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Chicago Tries to Reduce Deficit at its Poorer Citizens’ Expense

by Ed Lyon

Chicago may be Frank Sinatra’s kind of town, but not for many of the city’s poorer citizens. They would probably move, if only they did not owe the city so much money and either were, or are now, too poor to do so.

Chicago has a decades-long history of financial irresponsibility. Its 2007 budget deficit was $94 million. When Rahm Emanuel became mayor in 2011, it had grown to a whopping $650 million, as well as many more billions of dollars in pension debt that was not funded.

Shortly after assuming office, Emanuel announced: “Moving forward there will be no more free rides, debt scofflaws will be found and they will pay what they owe the City,” when he introduced the first city budget under his reign. It would tragically become the city’s poorer citizens who, if they were not already in debt to Chicago, soon would be.

Fees were increased for trash collection, water, sewage, mandatory auto stickers, minor city taxes and fines—even one for allowing weeds to grow too tall in a yard, permits and garage parking, cigarette taxes, cable TV fees, and many, many more.

Nuisance fines, such as for possessing prohibited drugs in a vehicle, shot from $500 to $2,000, $3,000 if within 500 feet of a school.

In the 12-month period ending in April 2018, Chicago had levied $15,000 in impound fines just for playing music too loudly in cars.

Various traffic violations, fines, and impound fees resulted in a novel, punitive impound system. As this scheme blossomed, citizens’ debt to the city led to 10,000 Chapter 13 bankruptcy proceedings to include city debt in 2017. For the one-year period ending in April 2018, a three-tier impound fine scheme netted Chicago $10,731,100 for suspended/revoked licenses, $2,656,450 for unlawful drug possession in a car, and $1,965,300 for driving while intoxicated.

Spencer Byrd, a self-employed carpenter and auto mechanic, resided in Harvey, a Chicago suburb, where 35 percent of the residents eke out livings below the poverty line. He did on-site auto repairs, sometimes giving customers rides to work when he could not do an on-site repair.

On June 21, 2016, Byrd was stopped by a Chicago police officer on the pretext of a broken turn signal while giving a customer a ride. The stop’s pretext was soon forgotten when the two men were searched and Byrd’s passenger was found to have a bag of heroin in his pocket. Taken into custody for questioning, Byrd was soon released. And, although the passenger’s possession charges would eventually be dropped because no probable cause existed for the stop, Byrd’s problems had only just begun.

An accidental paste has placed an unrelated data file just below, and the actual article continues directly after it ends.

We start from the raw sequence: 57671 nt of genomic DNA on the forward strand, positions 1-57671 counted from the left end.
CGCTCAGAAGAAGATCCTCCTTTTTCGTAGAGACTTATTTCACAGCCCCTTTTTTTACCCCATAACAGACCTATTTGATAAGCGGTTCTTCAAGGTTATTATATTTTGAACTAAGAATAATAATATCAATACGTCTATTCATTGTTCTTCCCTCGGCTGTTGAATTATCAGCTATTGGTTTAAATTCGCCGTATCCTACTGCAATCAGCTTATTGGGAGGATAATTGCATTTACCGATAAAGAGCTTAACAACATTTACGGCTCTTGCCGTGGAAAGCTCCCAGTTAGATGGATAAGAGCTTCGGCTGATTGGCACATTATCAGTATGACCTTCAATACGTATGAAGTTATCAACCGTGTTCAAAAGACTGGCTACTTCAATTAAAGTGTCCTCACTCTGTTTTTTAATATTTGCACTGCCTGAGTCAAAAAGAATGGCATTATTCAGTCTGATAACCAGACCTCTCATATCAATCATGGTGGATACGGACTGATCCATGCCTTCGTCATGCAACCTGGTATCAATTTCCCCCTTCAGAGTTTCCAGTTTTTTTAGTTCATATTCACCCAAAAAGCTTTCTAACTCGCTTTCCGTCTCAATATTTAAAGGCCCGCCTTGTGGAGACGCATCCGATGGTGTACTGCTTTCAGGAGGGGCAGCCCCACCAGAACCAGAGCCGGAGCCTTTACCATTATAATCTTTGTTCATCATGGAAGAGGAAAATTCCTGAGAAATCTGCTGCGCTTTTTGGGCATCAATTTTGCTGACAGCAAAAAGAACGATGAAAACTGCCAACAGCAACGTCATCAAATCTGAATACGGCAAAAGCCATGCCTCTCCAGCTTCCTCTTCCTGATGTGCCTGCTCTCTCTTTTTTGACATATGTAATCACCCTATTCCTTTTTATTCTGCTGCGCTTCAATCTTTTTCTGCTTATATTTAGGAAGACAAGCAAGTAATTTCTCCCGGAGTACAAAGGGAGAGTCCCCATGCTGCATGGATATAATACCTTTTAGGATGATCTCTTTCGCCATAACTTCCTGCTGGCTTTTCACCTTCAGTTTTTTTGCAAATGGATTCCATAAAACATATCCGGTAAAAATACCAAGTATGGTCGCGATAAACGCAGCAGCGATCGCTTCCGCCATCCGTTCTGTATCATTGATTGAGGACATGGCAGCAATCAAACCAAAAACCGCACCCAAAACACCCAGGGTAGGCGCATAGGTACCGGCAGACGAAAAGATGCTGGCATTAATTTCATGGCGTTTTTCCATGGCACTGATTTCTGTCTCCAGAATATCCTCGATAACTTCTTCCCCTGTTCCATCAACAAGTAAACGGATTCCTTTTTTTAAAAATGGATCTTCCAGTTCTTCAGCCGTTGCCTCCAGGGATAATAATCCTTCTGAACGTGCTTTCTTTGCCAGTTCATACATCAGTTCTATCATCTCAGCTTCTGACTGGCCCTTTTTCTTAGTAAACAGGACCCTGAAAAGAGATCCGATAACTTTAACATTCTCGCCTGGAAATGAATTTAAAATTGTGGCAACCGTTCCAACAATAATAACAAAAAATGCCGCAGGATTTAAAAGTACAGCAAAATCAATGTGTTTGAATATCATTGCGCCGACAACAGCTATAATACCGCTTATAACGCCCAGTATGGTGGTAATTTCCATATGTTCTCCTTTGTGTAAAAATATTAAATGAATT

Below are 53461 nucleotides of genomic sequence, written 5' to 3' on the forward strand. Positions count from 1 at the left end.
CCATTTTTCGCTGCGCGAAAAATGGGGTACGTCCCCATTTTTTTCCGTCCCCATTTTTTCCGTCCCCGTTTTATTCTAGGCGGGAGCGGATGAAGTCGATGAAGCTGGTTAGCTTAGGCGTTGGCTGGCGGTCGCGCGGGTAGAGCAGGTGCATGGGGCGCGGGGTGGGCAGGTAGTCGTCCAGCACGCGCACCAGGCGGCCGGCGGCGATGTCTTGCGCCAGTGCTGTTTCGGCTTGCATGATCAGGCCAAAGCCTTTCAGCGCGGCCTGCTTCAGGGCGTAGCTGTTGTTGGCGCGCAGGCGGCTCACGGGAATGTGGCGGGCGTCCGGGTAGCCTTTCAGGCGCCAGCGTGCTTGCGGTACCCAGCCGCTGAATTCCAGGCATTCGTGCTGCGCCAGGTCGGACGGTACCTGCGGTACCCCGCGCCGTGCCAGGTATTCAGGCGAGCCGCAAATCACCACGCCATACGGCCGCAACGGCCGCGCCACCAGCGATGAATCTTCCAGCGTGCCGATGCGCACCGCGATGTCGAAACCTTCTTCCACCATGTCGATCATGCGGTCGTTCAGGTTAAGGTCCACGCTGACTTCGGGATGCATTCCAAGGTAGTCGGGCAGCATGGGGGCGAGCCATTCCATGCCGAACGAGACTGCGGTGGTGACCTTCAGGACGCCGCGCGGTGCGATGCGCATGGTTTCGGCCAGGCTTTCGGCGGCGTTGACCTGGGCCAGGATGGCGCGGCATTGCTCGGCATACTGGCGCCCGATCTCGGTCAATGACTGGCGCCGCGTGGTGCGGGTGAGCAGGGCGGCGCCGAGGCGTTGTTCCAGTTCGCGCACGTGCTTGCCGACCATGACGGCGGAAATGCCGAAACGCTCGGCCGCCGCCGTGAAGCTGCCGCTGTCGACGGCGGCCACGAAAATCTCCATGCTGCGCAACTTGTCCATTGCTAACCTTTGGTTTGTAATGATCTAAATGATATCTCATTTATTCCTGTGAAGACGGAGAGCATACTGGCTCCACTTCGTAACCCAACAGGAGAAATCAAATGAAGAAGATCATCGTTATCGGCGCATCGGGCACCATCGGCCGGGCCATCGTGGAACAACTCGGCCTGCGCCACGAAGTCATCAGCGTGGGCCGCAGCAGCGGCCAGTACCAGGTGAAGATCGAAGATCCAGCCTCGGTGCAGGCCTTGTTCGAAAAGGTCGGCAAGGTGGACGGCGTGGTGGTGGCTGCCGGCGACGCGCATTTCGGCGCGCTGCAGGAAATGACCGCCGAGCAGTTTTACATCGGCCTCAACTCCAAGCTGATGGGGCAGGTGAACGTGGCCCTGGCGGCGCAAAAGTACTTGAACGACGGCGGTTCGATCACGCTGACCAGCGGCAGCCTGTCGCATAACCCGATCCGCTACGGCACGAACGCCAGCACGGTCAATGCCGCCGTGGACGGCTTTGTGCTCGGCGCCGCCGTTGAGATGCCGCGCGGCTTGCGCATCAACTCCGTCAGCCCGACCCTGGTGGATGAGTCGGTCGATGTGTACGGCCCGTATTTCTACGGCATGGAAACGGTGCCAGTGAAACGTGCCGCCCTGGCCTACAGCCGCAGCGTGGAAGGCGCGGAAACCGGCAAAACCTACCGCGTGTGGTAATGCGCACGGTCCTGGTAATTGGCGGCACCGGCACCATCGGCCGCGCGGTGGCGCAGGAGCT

When released, Byrd was told his 1996 Cadillac had been impounded under the possession (second) tier of Chicago’s impound scheme. This amounted to a $2,000 fine for a car worth $1,600. However, the carpentry and auto repair tools he made his living with, worth $3,500, were locked in the car’s trunk, and impound authorities would not release them to Byrd. He had joined the growing ranks of citizens like one man whose car had accrued $16,000 in impound fees for the $2,000 fine of the scheme’s second tier before the case’s final adjudication.

Byrd filed a property claim for his car with the Cook County State’s Attorney’s Office, which informed him civil forfeiture proceedings had been filed for the car. Citing family hardship and children to support, a circuit court judge ordered Chicago to release the car after Byrd paid a $30 deposit and provided proof of insurance. The government objected, which was needless because Chicago refused to obey the judge’s release order until Byrd paid the second-tier fine and accrued storage fees.

The Illinois constitution added a home rule amendment by voters in 1971. A city of more than 25,000 may impose laws, taxes, and fines of its own, independent of state oversight and authority. A state court order has absolutely no effect on Byrd’s situation and the many like it.

He now had to battle Cook County and Chicago’s Administrative Hearing Department. There is no right to legal representation in administrative proceedings, so fighting alone, Byrd lost every round to a merciless, cash-strapped, money-grubbing city until a state judge found him to be an innocent owner and ordered the impound and storage fees cut to $250.

However, Chicago remained adamant about the $2,000 second-tier fine and would not release the car. On February 9, 2018, he received notice that his car was to be sold for scrap metal.

The end result of Chicago’s financial tyranny against some of its most vulnerable citizens has been to make their already precarious financial situation even worse. 


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